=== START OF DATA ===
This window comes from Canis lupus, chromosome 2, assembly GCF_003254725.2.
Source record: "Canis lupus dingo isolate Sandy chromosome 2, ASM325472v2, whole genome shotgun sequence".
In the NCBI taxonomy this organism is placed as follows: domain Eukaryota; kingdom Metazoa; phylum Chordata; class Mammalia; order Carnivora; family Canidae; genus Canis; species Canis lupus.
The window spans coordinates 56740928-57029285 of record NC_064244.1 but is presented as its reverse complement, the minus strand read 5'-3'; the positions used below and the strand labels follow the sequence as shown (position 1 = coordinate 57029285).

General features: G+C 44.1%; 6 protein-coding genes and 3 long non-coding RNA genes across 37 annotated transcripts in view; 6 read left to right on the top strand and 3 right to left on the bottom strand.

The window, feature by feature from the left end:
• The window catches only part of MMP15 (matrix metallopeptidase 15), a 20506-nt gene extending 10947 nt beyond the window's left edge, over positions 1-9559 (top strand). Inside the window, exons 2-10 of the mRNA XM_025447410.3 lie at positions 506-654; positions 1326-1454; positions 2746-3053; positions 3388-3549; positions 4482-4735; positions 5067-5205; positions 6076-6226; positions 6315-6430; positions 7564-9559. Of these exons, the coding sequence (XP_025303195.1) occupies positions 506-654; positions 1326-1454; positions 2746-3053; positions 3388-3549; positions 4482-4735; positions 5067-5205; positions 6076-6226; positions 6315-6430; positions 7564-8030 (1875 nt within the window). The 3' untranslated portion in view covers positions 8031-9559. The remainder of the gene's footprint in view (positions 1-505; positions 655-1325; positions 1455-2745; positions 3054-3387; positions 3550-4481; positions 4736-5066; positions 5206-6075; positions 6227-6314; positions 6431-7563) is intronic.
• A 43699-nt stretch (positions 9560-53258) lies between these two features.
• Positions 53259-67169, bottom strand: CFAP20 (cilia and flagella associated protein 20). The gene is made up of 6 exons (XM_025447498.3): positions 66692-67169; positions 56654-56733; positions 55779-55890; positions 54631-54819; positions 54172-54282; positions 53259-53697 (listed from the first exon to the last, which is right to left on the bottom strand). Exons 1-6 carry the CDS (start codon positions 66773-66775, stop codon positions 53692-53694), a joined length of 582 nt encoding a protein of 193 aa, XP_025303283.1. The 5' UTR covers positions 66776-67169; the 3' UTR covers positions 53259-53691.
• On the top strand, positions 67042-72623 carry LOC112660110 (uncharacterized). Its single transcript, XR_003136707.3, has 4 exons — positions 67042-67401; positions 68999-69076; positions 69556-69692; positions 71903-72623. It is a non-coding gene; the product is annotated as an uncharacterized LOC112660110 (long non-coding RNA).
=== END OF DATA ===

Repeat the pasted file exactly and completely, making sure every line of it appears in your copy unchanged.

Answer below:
This window comes from Canis lupus, chromosome 2, assembly GCF_003254725.2.
Source record: "Canis lupus dingo isolate Sandy chromosome 2, ASM325472v2, whole genome shotgun sequence".
In the NCBI taxonomy this organism is placed as follows: domain Eukaryota; kingdom Metazoa; phylum Chordata; class Mammalia; order Carnivora; family Canidae; genus Canis; species Canis lupus.
The window spans coordinates 56740928-57029285 of record NC_064244.1 but is presented as its reverse complement, the minus strand read 5'-3'; the positions used below and the strand labels follow the sequence as shown (position 1 = coordinate 57029285).

General features: G+C 44.1%; 6 protein-coding genes and 3 long non-coding RNA genes across 37 annotated transcripts in view; 6 read left to right on the top strand and 3 right to left on the bottom strand.

The window, feature by feature from the left end:
• The window catches only part of MMP15 (matrix metallopeptidase 15), a 20506-nt gene extending 10947 nt beyond the window's left edge, over positions 1-9559 (top strand). Inside the window, exons 2-10 of the mRNA XM_025447410.3 lie at positions 506-654; positions 1326-1454; positions 2746-3053; positions 3388-3549; positions 4482-4735; positions 5067-5205; positions 6076-6226; positions 6315-6430; positions 7564-9559. Of these exons, the coding sequence (XP_025303195.1) occupies positions 506-654; positions 1326-1454; positions 2746-3053; positions 3388-3549; positions 4482-4735; positions 5067-5205; positions 6076-6226; positions 6315-6430; positions 7564-8030 (1875 nt within the window). The 3' untranslated portion in view covers positions 8031-9559. The remainder of the gene's footprint in view (positions 1-505; positions 655-1325; positions 1455-2745; positions 3054-3387; positions 3550-4481; positions 4736-5066; positions 5206-6075; positions 6227-6314; positions 6431-7563) is intronic.
• A 43699-nt stretch (positions 9560-53258) lies between these two features.
• Positions 53259-67169, bottom strand: CFAP20 (cilia and flagella associated protein 20). The gene is made up of 6 exons (XM_025447498.3): positions 66692-67169; positions 56654-56733; positions 55779-55890; positions 54631-54819; positions 54172-54282; positions 53259-53697 (listed from the first exon to the last, which is right to left on the bottom strand). Exons 1-6 carry the CDS (start codon positions 66773-66775, stop codon positions 53692-53694), a joined length of 582 nt encoding a protein of 193 aa, XP_025303283.1. The 5' UTR covers positions 66776-67169; the 3' UTR covers positions 53259-53691.
• On the top strand, positions 67042-72623 carry LOC112660110 (uncharacterized). Its single transcript, XR_003136707.3, has 4 exons — positions 67042-67401; positions 68999-69076; positions 69556-69692; positions 71903-72623. It is a non-coding gene; the product is annotated as an uncharacterized LOC112660110 (long non-coding RNA).